Sunday, January 26, 2014

Give me a dose of that old-time liberal religion

One of my favorite wisecracks about Unitarians (today merged with Universalists) goes like this: "Unitarians believe that there is one god --- at the most."

That came to mind the other day when I inadvertently --- while looking for something else --- wandered into the 1908 presidential campaign during which Republican William Howard Taft (left, a Unitarian) narrowly defeated William Jennings Bryan (a devout Presbyterian, populist, prohibitionist and staunch defender of what today might be called creationism (remember the Scopes "monkey trial"?).

My memory of religion in politics goes back only to the 1960 presidential campaign, when some protestants engaged in a great deal of hand-wringing about John F. Kennedy's Roman Catholicism --- fantasizing about hotlines to Vatican City and that sort of thing. But the subject has arisen in many campaigns, including the most recent.

Back in 1908, protestant preachers, especially in the Midwest, had a field day with Taft's religion --- his devotion to the Unitarian outlook was lifelong. "Infidel" probably was the term most frequently used, but since anti-intellectualism also has been a thread among some protestant sects, other more adventurous preachers alleged that the portly candidate probably was a Catholic, too, perhaps even Episcopalian.

Taft ultimately transcended the 1908 debate and won, but lost his bid for re-election during 1912, a campaign that threw Theodore Roosevelt, reborn an independent and hardly an orthodox believer himself, into the mix --- thereby leading to the election of Democrat Woodrow Wilson. Taft went on to serve as chief justice of the U.S. Supreme Court from 1921 until his death in 1930.

One of Taft's legacies is an eloquent characterization of Unitarianism as it stood at the turn of the 20th century, part of a 1917 address delivered in San Francisco when he was serving as president of the General Conference of Unitarian and Other Liberal Christian Churches:

"Now, what are Unitarians? Are they Christians? Of course, that is a matter of definition. If a man can be a Christian only when he believes in the literal truth of the creed as it is recited in the orthodox evangelical churches, then we Unitarians are not Christians. A Unitarian believes that Jesus Christ founded a new religion and a new religious philosophy on the love of God for man, and of men for one another, and for God, and taught it by his life and practice, with such Heaven-given sincerity, sweetness, simplicity, and all-compelling force that it lived after him in the souls of men, and became the basis for a civilization struggling toward the highest ideals. Unitarians, however, do not find the evidence of the truth of many traditions which have attached themselves to the life and history of Jesus to be strong enough to overcome the presumption against supernatural intervention in the order of nature. They feel the life of Jesus as a man to be more helpful to them, as a religious inspiration, than if he is to be regarded as God in human form."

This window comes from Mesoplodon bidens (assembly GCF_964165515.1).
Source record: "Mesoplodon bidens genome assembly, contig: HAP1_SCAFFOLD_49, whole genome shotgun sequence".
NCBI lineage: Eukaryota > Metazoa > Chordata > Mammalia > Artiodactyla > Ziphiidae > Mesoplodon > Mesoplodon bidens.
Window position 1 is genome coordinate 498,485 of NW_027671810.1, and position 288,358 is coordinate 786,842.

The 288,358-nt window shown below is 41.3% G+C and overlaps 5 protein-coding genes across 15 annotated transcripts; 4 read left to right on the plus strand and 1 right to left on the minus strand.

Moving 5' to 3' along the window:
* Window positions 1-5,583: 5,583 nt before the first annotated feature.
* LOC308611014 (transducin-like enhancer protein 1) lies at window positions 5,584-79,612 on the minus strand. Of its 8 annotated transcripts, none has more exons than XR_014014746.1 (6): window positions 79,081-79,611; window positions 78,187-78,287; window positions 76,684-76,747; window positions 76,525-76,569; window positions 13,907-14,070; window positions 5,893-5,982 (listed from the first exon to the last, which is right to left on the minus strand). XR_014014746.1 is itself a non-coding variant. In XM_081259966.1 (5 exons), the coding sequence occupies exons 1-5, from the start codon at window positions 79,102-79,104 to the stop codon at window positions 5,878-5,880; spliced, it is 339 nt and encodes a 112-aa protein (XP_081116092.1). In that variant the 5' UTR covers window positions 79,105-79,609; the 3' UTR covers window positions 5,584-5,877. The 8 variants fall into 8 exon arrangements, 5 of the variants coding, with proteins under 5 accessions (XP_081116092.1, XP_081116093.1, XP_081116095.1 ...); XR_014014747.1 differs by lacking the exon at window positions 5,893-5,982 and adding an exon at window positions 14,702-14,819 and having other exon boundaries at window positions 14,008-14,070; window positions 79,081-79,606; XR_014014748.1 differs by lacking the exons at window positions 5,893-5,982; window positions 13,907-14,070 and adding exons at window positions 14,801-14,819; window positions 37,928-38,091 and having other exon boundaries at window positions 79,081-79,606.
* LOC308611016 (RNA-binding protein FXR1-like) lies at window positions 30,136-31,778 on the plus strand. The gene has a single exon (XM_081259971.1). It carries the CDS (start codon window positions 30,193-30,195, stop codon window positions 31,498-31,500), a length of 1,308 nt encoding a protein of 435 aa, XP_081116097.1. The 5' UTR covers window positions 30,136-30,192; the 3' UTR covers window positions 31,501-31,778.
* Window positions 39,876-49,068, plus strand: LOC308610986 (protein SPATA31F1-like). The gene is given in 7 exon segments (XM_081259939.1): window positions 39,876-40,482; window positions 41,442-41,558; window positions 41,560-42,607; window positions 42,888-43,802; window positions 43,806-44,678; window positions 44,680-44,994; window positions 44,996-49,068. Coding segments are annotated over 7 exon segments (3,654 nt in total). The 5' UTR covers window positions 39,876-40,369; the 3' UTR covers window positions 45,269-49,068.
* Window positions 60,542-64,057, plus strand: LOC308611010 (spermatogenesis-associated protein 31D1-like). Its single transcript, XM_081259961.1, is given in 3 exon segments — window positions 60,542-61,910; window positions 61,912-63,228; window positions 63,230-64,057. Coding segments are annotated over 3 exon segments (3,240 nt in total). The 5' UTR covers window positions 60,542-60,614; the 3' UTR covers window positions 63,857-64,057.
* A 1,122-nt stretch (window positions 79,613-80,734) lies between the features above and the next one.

Today's Unitarian Universalists are considerably more skittish about applying the term Christian to themselves, even engage in interesting debates now and then about whether the "G" word is appropriate for church. 

None of that means self-defined Christians (or Episcopalians) aren't welcome among them, however, and I enjoy and usually benefit from a good dose of truly liberal religion.

When the impulse toward that happens, I sometimes go to the Web page of All Souls Unitarian Universalist in Tulsa, with more than 2,000 members one of the largest UU congregations in the country. The congregation live-streams its 8:30, 10 and 11:30 a.m. services, then makes archived versions of sermons available.

Today's guest minister is the Rev. Galen Guengerich and the title, "God" (Revised). Here's a description: 

"Having left an upbringing in a family of Mennonite preachers to discover his own experience of God, Galen Guengerich understands the modern American struggle to combine modern world views with outdated religious dogma. Drawing upon his own experiences, he proposes that just as humanity has had to evolve its conception of the universe to coincide with new scientific discoveries, we are long overdue in evolving our concept of God. Gone are the days of the magical, supernatural deity in the sky who visits wrath upon those who have not followed his word. Especially in a scientific age, we need an experience of a God we can believe in — an experience that grounds our morality, unites us in community, and engages us with a world that still holds more mystery than answers."

If I hurry, maybe I can make it home in time to tune in at 11:30. Or maybe not. The annual parish meeting and potluck is on the agenda today, so it may be necessary to watch the archived sermon instead.

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